Wind and solar power bring with them highly variable levels of output. This creates a significant challenge in connecting and integrating new renewable generation to existing power grids. Further, the distribution of renewable generation, particularly when selecting sites based on generation potential, means that power is being generated in locations that often do not have the level of infrastructure needed to support large scale power production and distribution, and which are remote from the end users. The variability (and less-controllable nature) of renewable energy production also means that energy supply is rarely precisely matched to demand.

Over 11,000 families of patent applications filed internationally for grid infrastructure and storage technologies were published in the decade between 2010 and 2020 according to a report from the EPO, showing a huge amount of ongoing innovation in this area. Widespread adoption of technologies such as smarter power grids and storage techniques like super-capacitors, large scale battery storage or more exotic solutions like geothermal storage or long-term mechanical energy storage will be key to enabling the desired tripling of renewable capacity.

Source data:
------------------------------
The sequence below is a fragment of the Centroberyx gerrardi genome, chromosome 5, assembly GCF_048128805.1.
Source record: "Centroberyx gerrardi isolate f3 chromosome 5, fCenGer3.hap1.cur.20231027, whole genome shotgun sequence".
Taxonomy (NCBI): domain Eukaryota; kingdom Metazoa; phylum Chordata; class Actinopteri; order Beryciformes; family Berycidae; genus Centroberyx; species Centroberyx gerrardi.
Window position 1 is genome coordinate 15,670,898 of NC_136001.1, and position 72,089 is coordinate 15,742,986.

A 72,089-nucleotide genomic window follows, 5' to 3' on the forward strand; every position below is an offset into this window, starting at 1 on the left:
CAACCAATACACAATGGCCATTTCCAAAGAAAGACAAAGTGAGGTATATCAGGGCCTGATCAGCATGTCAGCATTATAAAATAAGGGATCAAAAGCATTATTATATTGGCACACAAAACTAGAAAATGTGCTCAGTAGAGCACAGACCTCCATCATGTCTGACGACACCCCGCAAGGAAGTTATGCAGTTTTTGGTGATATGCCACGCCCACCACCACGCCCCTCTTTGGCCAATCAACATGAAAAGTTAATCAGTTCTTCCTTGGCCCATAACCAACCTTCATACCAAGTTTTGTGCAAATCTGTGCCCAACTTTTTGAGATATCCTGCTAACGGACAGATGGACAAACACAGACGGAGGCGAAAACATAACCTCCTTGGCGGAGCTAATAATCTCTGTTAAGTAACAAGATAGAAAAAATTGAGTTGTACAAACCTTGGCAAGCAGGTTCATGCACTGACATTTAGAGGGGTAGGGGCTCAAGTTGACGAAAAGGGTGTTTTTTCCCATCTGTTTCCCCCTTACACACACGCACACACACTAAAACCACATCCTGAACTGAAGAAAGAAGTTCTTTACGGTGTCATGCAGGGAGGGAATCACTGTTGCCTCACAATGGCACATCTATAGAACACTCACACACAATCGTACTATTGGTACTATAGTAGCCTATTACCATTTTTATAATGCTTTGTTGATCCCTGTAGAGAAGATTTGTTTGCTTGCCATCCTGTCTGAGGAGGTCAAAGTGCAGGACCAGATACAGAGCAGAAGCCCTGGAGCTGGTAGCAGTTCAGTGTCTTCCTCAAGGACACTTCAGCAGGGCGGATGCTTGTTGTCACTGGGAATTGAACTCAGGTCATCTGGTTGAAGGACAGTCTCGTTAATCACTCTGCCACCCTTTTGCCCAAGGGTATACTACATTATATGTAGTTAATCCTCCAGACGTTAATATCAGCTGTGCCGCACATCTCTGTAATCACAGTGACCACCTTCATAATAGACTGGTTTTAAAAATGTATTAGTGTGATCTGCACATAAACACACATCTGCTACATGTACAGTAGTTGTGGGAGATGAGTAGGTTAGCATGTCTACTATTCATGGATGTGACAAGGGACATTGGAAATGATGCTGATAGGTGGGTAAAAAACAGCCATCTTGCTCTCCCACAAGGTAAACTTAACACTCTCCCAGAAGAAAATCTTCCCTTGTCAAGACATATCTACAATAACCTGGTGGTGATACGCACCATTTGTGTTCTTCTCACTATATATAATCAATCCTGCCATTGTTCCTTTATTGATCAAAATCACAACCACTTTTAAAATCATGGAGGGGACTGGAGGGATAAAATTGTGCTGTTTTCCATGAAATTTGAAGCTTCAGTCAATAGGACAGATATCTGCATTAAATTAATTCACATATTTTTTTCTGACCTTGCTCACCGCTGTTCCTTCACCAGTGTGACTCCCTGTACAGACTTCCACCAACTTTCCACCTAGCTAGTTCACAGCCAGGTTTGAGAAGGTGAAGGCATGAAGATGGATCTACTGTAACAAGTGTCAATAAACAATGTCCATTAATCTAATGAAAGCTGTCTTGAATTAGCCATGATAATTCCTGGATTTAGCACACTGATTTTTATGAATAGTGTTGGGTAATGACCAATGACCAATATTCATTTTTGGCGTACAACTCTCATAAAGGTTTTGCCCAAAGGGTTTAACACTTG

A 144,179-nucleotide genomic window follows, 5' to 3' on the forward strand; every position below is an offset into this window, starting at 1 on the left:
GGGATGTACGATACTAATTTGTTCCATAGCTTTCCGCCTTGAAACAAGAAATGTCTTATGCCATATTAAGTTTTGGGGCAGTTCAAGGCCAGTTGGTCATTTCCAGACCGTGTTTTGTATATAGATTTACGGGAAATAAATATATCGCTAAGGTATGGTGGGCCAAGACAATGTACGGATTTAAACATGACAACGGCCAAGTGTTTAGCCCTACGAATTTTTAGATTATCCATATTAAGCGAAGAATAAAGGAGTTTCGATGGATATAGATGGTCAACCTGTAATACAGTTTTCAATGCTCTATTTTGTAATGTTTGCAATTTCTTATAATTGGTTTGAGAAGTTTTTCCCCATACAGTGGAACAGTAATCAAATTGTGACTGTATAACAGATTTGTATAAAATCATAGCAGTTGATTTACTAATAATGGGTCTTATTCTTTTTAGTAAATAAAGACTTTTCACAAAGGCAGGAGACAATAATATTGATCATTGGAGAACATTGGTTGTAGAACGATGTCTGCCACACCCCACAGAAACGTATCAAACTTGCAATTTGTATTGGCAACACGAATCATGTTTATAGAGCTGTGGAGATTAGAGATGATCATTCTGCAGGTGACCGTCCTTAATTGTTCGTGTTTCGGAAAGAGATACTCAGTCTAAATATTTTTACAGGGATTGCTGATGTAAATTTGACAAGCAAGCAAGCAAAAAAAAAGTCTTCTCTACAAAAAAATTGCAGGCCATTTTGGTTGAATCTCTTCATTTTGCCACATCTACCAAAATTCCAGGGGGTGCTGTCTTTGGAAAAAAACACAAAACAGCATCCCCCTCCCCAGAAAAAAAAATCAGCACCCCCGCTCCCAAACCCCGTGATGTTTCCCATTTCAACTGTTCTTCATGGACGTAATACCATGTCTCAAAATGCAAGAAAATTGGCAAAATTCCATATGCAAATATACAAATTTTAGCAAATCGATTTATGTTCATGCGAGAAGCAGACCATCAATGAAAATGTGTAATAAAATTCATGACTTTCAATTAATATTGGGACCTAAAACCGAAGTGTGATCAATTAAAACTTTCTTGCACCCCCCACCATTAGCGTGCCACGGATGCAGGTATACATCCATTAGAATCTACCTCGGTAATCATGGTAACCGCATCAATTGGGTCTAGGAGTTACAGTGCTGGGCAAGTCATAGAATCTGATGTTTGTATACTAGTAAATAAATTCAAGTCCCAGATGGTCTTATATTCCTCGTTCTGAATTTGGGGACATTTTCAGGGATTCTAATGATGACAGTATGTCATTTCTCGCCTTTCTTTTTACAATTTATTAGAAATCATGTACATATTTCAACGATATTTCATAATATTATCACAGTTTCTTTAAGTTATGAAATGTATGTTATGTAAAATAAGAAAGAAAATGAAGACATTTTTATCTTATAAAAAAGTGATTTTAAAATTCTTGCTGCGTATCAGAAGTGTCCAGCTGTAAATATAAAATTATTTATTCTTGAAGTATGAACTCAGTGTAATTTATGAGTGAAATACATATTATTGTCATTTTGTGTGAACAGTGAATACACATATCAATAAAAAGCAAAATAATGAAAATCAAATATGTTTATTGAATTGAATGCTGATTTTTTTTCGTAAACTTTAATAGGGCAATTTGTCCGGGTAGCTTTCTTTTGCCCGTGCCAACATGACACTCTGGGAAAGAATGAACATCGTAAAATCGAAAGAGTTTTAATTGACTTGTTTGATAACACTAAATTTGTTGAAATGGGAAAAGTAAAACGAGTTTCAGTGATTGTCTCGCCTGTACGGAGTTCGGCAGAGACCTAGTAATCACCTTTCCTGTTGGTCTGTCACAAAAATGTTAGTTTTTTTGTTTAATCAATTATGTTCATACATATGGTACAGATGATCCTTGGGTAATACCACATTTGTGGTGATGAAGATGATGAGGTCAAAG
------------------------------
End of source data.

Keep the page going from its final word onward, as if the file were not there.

The targets at COP28: Energy efficiency

The second pledge from COP28 makes a less dramatic headline, but is no less significant. Using the energy we produce more efficiently means we can reduce our reliance on carbon-emitting sources of power sooner. Global energy intensity is a measure of how much economic output each unit of energy produces. In 2022 the International Energy Agency (IEA) estimated that the rate at which this energy intensity improved was just over 2%. If the world sticks to its pledge and doubles this to over 4%, by the end of 2030 the world will have improved our energy intensity by more than a third relative to today, i.e. each unit of energy will create a third more economic output; or alternatively the same economic output could be achieved with three-quarters of the energy consumption needed today. The IEA estimates that this change would "lead to energy savings in 2030 equivalent to all the oil that the global road transport sector consumed in 2022."